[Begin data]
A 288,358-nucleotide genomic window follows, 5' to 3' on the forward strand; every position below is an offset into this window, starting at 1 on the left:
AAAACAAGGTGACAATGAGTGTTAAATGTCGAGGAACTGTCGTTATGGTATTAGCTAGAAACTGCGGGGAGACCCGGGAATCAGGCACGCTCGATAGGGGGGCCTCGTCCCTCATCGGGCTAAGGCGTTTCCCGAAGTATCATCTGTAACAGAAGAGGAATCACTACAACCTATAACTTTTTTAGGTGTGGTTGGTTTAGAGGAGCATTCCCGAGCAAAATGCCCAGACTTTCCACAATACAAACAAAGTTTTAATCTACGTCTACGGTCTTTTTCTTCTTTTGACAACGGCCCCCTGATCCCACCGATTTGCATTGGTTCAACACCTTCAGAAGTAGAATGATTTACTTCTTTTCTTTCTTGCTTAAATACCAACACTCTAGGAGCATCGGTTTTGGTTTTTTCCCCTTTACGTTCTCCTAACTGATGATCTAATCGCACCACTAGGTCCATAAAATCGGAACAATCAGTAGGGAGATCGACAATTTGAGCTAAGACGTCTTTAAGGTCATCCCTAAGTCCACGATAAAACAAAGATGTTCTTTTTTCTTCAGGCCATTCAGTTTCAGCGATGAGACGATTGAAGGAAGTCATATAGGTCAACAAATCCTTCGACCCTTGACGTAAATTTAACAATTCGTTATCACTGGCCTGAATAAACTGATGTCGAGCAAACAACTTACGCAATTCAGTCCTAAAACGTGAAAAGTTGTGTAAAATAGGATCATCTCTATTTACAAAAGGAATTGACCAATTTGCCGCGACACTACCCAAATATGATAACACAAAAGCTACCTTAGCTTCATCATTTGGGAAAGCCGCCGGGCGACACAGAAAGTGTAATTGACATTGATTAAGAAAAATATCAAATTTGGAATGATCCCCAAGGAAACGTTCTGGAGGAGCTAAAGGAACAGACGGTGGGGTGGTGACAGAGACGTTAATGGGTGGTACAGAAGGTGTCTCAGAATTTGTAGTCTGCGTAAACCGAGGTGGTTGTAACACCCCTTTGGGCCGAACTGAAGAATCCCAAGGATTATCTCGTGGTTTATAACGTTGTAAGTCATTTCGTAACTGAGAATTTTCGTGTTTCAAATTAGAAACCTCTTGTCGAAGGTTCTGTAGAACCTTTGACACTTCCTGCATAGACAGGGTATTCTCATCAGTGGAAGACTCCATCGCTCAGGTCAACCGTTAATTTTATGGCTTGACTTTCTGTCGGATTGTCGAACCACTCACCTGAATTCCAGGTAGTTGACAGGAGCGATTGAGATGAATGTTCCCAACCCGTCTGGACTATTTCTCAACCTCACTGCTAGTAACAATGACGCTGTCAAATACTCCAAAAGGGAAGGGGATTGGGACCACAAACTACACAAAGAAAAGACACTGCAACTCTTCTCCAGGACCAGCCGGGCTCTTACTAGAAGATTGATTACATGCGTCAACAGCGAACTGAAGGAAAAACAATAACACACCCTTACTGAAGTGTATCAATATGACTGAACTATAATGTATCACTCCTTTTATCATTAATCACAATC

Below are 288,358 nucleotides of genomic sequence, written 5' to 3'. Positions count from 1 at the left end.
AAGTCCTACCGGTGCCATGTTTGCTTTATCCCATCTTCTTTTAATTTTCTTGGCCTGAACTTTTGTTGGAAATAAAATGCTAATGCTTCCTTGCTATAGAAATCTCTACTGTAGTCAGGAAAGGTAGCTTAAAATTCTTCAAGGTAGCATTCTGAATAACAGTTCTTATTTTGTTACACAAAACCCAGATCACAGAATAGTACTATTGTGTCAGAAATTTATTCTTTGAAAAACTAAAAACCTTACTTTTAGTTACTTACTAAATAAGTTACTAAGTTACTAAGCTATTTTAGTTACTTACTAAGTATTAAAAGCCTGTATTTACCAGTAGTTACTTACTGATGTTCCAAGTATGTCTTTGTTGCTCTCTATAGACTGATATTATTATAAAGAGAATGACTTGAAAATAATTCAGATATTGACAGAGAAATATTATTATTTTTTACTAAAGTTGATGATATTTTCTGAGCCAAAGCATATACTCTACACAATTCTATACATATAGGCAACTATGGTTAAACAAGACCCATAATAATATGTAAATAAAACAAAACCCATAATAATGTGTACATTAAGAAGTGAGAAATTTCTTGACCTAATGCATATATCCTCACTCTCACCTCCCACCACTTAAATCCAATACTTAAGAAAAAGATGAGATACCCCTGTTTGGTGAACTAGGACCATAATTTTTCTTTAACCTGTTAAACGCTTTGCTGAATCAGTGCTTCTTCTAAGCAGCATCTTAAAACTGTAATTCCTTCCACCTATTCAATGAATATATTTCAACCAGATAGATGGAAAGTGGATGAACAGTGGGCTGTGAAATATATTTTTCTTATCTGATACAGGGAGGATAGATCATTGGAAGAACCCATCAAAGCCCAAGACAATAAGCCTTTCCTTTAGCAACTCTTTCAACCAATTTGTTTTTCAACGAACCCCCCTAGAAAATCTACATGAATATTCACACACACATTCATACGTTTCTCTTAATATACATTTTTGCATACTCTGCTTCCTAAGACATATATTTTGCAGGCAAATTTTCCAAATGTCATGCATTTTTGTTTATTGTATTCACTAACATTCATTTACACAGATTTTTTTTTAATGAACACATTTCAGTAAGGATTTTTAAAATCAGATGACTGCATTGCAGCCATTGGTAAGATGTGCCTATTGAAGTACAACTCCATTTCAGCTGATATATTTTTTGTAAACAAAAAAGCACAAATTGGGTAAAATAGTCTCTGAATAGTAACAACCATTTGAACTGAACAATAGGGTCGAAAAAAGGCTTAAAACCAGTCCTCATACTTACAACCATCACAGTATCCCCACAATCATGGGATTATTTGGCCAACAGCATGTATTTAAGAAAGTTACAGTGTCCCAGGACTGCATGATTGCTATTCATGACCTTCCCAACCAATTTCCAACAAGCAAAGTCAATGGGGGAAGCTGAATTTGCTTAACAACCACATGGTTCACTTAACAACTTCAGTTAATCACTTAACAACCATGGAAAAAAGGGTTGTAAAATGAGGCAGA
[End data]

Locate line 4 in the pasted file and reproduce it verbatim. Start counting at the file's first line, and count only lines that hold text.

AAGTCCTACCGGTGCCATGTTTGCTTTATCCCATCTTCTTTTAATTTTCTTGGCCTGAACTTTTGTTGGAAATAAAATGCTAATGCTTCCTTGCTATAGAAATCTCTACTGTAGTCAGGAAAGGTAGCTTAAAATTCTTCAAGGTAGCATTCTGAATAACAGTTCTTATTTTGTTACACAAAACCCAGATCACAGAATAGTACTATTGTGTCAGAAATTTATTCTTTGAAAAACTAAAAACCTTACTTTTAGTTACTTACTAAATAAGTTACTAAGTTACTAAGCTATTTTAGTTACTTACTAAGTATTAAAAGCCTGTATTTACCAGTAGTTACTTACTGATGTTCCAAGTATGTCTTTGTTGCTCTCTATAGACTGATATTATTATAAAGAGAATGACTTGAAAATAATTCAGATATTGACAGAGAAATATTATTATTTTTTACTAAAGTTGATGATATTTTCTGAGCCAAAGCATATACTCTACACAATTCTATACATATAGGCAACTATGGTTAAACAAGACCCATAATAATATGTAAATAAAACAAAACCCATAATAATGTGTACATTAAGAAGTGAGAAATTTCTTGACCTAATGCATATATCCTCACTCTCACCTCCCACCACTTAAATCCAATACTTAAGAAAAAGATGAGATACCCCTGTTTGGTGAACTAGGACCATAATTTTTCTTTAACCTGTTAAACGCTTTGCTGAATCAGTGCTTCTTCTAAGCAGCATCTTAAAACTGTAATTCCTTCCACCTATTCAATGAATATATTTCAACCAGATAGATGGAAAGTGGATGAACAGTGGGCTGTGAAATATATTTTTCTTATCTGATACAGGGAGGATAGATCATTGGAAGAACCCATCAAAGCCCAAGACAATAAGCCTTTCCTTTAGCAACTCTTTCAACCAATTTGTTTTTCAACGAACCCCCCTAGAAAATCTACATGAATATTCACACACACATTCATACGTTTCTCTTAATATACATTTTTGCATACTCTGCTTCCTAAGACATATATTTTGCAGGCAAATTTTCCAAATGTCATGCATTTTTGTTTATTGTATTCACTAACATTCATTTACACAGATTTTTTTTTAATGAACACATTTCAGTAAGGATTTTTAAAATCAGATGACTGCATTGCAGCCATTGGTAAGATGTGCCTATTGAAGTACAACTCCATTTCAGCTGATATATTTTTTGTAAACAAAAAAGCACAAATTGGGTAAAATAGTCTCTGAATAGTAACAACCATTTGAACTGAACAATAGGGTCGAAAAAAGGCTTAAAACCAGTCCTCATACTTACAACCATCACAGTATCCCCACAATCATGGGATTATTTGGCCAACAGCATGTATTTAAGAAAGTTACAGTGTCCCAGGACTGCATGATTGCTATTCATGACCTTCCCAACCAATTTCCAACAAGCAAAGTCAATGGGGGAAGCTGAATTTGCTTAACAACCACATGGTTCACTTAACAACTTCAGTTAATCACTTAACAACCATGGAAAAAAGGGTTGTAAAATGAGGCAGA